Jennifer Keys Adair, PhD is Professor of Early Childhood Education at The University of Texas at Austin. A trained cultural anthropologist and former preschool teacher, Dr. Adair works to understand the impact of racism and white supremacy on the early schooling experiences of young children. Dr. Adair is a former Young Scholars Fellow with the Foundation for Child Development, a major grant recipient of the Spencer Foundation to study civic action in preschool classrooms, and most recently a multi-year grant recipient from the Brady Foundation to culturally validate and test the Markers of Agency tool, a capacity-building, culturally flexible agency measurement tool rooted in 10 years of agency research, racial justice and children’s capabilities. Dr. Adair is the author, along with co-author Dr. Kiyomi Sánchez-Suzuki Colegrove, of the book, Segregation by Experience: Agency, Racism and Early Learning (The University of Chicago Press, 2021) which won the 2021 Council on Anthropology and Education Outstanding Book Award and the 2021-2022 Book Study Award from the High Scope Educational Research Foundation.
As an academic, Dr. Adair has published in numerous journals including Harvard Educational Review, Teachers College Record, Race, Ethnicity and Education, and Young Children. She teaches courses on qualitative research with young children, the impact of socio-political/cultural factors on development and a range of early childhood and research methods courses.Dr. Adair currently serves on several editorial and advisory boards, and lectures in multiple countries. Jennifer speaks to the public at venues such as SXSW, SXSWedu, and Blackademics about the relationships between agency, racism, parenting and technology, as well as through public media appearances on CBS, NBC, Washington Post, NPR, New America, Code Switch, Huffington Post, Edweek, and The Conversation.
Katherina Payne, PhD
Katherina is an Assistant Professor in the Department of Curriculum and Instruction in the Social Studies area at the University of Texas at Austin. Her research and teaching interests focus on understanding, questioning, and furthering the relationship between public schools and the health and renewal of democracy.
Kiyomi Sánchez-Suzuki Colegrove, PhD
Kiyomi is an Assistant Professor in the Department of Curriculum and Instruction in the Bilingual Bicultural Education area at Texas State University. Her work centers on better understanding the curricular and pedagogical preferences of Latinx immigrant parents and the relationship between home and school particularly in the early grades.
Soyoung Park, PhD
Soyoung holds a faculty position in Early Childhood Special Education at the Bank Street Graduate School of Education. Her research focuses on the educational experiences of children who are at the intersection of English learner status and special education designation.
Alejandra Barraza, PhD
Alejandra is the Network Principal at Carroll and Tynan Early Childhood Centers in San Antonio Independent School District. Her research explores how administrators see high-quality early childhood education, particularly for young, underserved populations.
Molly E. McManus, PhD
Molly is an Assistant Professor in the Department of Child and Adolescent Development at San Francisco State University. Prior to this, she was a postdoc with the Agency and Young Children Research Collective at the University of Texas at Austin. A former bilingual elementary school teacher and educational psychologist by training, her research explores the ways that early childhood education contexts shape the learning experiences and development of young children from Latinx immigrant and other marginalized communities.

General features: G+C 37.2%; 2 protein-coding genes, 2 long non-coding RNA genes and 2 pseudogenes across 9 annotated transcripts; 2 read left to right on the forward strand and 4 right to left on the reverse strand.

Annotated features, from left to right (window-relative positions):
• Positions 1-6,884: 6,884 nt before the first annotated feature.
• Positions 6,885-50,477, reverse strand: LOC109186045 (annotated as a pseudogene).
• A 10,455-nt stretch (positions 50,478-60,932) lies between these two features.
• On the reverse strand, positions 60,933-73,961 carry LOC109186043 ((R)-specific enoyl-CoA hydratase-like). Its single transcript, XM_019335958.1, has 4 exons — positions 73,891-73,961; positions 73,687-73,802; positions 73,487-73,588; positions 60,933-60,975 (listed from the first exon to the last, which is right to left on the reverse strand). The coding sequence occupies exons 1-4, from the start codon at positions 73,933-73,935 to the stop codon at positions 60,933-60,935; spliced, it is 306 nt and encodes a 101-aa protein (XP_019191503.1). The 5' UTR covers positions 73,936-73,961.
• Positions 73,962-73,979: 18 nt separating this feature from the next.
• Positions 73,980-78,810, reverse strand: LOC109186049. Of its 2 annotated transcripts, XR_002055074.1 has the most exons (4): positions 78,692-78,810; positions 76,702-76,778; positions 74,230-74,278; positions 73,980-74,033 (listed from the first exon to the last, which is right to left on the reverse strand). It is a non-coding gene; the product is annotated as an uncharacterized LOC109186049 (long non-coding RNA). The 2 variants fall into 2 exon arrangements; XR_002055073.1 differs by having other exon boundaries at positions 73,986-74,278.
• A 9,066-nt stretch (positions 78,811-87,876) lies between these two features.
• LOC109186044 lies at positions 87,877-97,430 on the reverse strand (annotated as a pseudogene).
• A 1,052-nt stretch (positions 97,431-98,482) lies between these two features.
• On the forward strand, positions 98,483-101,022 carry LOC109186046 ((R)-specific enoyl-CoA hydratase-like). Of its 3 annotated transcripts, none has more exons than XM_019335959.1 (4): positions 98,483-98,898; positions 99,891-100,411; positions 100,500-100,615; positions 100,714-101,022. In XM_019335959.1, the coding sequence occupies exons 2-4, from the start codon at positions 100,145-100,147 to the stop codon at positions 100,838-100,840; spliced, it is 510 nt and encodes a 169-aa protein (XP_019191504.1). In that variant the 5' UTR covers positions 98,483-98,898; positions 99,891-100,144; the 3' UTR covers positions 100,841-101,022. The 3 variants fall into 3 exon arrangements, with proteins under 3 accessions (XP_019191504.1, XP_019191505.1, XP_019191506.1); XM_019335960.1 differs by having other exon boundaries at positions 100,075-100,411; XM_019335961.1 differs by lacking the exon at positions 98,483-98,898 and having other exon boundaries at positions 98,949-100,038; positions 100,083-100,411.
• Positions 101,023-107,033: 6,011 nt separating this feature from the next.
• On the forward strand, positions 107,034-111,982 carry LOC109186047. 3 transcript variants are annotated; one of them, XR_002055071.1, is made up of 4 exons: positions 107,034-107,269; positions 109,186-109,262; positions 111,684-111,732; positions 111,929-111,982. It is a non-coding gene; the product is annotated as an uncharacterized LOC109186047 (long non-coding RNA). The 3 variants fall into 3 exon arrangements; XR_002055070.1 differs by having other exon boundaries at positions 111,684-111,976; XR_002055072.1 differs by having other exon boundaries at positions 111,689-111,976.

Anna is an Assistant Professor of Elementary Social Studies in the College of Education at The University of Memphis. Anna is a former preschool and elementary school teacher, and her research is focused on critical issues such as race/racism in early childhood social studies.
Monica Alonzo, MA
Monica Alonzo, MA
Monica is a doctoral student in the Department of Curriculum and Instruction in the Early Childhood Education area at the University of Texas at Austin. She is a former special education preschool teacher. Her research focuses on inclusive early childhood classroom communities.
Natacha Jones, PhD Candidate
Natacha is a graduate student in the Department of Curriculum and Instruction in the Early Childhood Education area at the University of Texas at Austin. She has a decade of teaching experience as a bilingual and early childhood teacher. Her research focuses on equitable pedagogies and educational experiences for communities of color and other marginalized communities.
Sunmin Lee, PhD
Sunmin is a doctoral candidate in the Department of Curriculum and Instruction in the Early Childhood Education area at the University of Texas at Austin. She is a formal preschool teacher and had worked with young children in South Korea and the U.S. Her research centers on the experiences of young children and families in inclusive early childhood educational settings.
Nnenna Odim, PhD
Nnenna is a doctoral student in Department of Curriculum and Instruction in the Early Childhood Education area at the University of Texas at Austin. Her experience as an early childhood teacher guides her exploration into the ways young children negotiate and resist inequity in their environment. Her research focuses on socio-cultural influences and inquiry-driven interactions in early childhood spaces.
Shubhi Sachdeva, PhD
Shubhi is a doctoral candidate in the Department of Curriculum and Instruction at the University of Texas at Austin. Her experience in early education spans three countries: India, Taiwan, and the U.S. Her research interests include global perspectives on childhood, socio-cultural processes in early education, and equity and social justice issues in early education.